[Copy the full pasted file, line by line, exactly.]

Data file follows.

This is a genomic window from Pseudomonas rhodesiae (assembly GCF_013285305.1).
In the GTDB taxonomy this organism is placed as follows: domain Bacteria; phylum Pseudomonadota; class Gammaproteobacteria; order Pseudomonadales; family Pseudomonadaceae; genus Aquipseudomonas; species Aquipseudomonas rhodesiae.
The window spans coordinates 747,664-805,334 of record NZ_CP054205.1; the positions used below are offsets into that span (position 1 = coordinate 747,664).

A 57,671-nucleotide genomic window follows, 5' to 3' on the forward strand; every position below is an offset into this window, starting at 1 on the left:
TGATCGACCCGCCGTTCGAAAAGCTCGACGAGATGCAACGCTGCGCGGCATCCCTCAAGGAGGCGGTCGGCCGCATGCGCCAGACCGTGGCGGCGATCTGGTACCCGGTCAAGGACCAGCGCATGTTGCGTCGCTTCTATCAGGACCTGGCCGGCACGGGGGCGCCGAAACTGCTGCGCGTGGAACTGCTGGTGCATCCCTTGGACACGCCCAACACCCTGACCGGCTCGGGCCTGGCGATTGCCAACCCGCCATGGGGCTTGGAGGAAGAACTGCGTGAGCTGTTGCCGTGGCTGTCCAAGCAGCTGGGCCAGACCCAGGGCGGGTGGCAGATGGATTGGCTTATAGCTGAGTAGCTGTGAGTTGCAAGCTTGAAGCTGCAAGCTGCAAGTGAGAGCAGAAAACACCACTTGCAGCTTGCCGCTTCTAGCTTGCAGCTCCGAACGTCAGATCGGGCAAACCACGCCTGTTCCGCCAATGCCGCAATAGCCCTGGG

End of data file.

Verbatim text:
This is a genomic window from Pseudomonas rhodesiae (assembly GCF_013285305.1).
In the GTDB taxonomy this organism is placed as follows: domain Bacteria; phylum Pseudomonadota; class Gammaproteobacteria; order Pseudomonadales; family Pseudomonadaceae; genus Aquipseudomonas; species Aquipseudomonas rhodesiae.
The window spans coordinates 747,664-805,334 of record NZ_CP054205.1; the positions used below are offsets into that span (position 1 = coordinate 747,664).

A 57,671-nucleotide genomic window follows, 5' to 3' on the forward strand; every position below is an offset into this window, starting at 1 on the left:
TGATCGACCCGCCGTTCGAAAAGCTCGACGAGATGCAACGCTGCGCGGCATCCCTCAAGGAGGCGGTCGGCCGCATGCGCCAGACCGTGGCGGCGATCTGGTACCCGGTCAAGGACCAGCGCATGTTGCGTCGCTTCTATCAGGACCTGGCCGGCACGGGGGCGCCGAAACTGCTGCGCGTGGAACTGCTGGTGCATCCCTTGGACACGCCCAACACCCTGACCGGCTCGGGCCTGGCGATTGCCAACCCGCCATGGGGCTTGGAGGAAGAACTGCGTGAGCTGTTGCCGTGGCTGTCCAAGCAGCTGGGCCAGACCCAGGGCGGGTGGCAGATGGATTGGCTTATAGCTGAGTAGCTGTGAGTTGCAAGCTTGAAGCTGCAAGCTGCAAGTGAGAGCAGAAAACACCACTTGCAGCTTGCCGCTTCTAGCTTGCAGCTCCGAACGTCAGATCGGGCAAACCACGCCTGTTCCGCCAATGCCGCAATAGCCCTGGG